Last updated on May 2, 2023.
In Part 1 of this series, I introduced polystyrene, which we commonly refer to as Styrofoam, food packaging. This type of plastic is terrible for the environment and human health. Today, we’ll look at the toxicity of polystyrene in depth.
After watching friends and coworkers repeatedly reheat their take-out and leftovers in polystyrene, I decided to write an article about it. I had known polystyrene was potentially toxic for a long time, but I had no idea just how toxic it is.
Chemicals Leach from Containers into Food
Polystyrene leaches styrene and benzene, chemicals that have known toxic properties, into food. In testing, one scientific journal independently tested and found that polystyrene leaches more toxins when in contact with high-temperature contents and into foods with higher fat content.1 That means that if you buy hot food, fatty food, soup, or coffee and it is packaged in polystyrene, some of the chemicals from the container leach into your food. Over time, these chemicals can cause severe health problems.
“Styrene is likely to leach when it comes in contact with fatty foods, hot beverages, and especially alcohol. When thinking about the kinds of foods that typically end up in Styrofoam containers (fatty foods) and cups (hot coffee), it seems as though the exact kinds of items Styrofoam contains are exactly the kind of items it should never touch.” -The Green Dining Alliance2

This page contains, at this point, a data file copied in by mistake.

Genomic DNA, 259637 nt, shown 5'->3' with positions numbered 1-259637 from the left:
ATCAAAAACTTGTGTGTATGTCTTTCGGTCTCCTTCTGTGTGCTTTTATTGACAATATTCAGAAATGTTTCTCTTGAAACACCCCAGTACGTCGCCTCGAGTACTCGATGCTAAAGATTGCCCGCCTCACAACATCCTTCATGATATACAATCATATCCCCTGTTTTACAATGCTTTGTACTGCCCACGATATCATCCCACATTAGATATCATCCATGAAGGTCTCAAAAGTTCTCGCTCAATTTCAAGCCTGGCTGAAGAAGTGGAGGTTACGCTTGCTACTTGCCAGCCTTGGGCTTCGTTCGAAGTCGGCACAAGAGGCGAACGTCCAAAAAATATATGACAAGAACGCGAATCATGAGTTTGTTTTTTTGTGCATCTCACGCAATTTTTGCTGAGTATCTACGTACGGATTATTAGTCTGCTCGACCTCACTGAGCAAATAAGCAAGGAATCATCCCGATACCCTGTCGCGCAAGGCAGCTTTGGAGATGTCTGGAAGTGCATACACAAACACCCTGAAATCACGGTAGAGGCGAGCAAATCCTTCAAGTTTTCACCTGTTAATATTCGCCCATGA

When I searched “polystyrene human health” I got more than 13 million results. After reading many articles, I realized that all organizations and even the U.S. government, including the Environmental Protection Agency (EPA), know that polystyrene is harmful to human health as well as land and marine environments. Furthermore, the Food and Drug Administration (FDA) permits the migration of styrene from packaging into food!
Study after study shows that chemicals from polystyrene leach into foods and beverages, especially with higher temperatures and food with higher fat content. And study after study shows that styrene is dangerous to human health. In fact, most agencies caution against the use of polystyrene because of the known health hazards, including these:
- The Environmental Protection Agency (EPA)
- The World Health Organization (WHO)
- The International Agency for Research on Cancer
- National Institute for Environmental Health Sciences
- U.S. Department of Health and Human Services (DHHS)
- National Research Council (NRC)
- Occupational Safety and Health Administration (OSHA)
- National Institute for Occupational Safety and Health
- The Agency for Toxic Substances & Disease Registry (ATSDR), Center for Disease Control and Prevention (CDC)
A Known Carcinogen
Styrene exposure increases the risk of leukemia and lymphoma and is a neurotoxin. This alone is enough reason to avoid polystyrene containers. In 2018, the World Health Organization (WHO) reclassified styrene as a probable carcinogen.3 While the EPA does not classify it as a carcinogen, it noted that animal cancer studies provided evidence for carcinogenicity.4 Several of the organizations mentioned above, including the International Agency for Research on Cancer and the Department of Health and Human Services, consider it to be carcinogenic.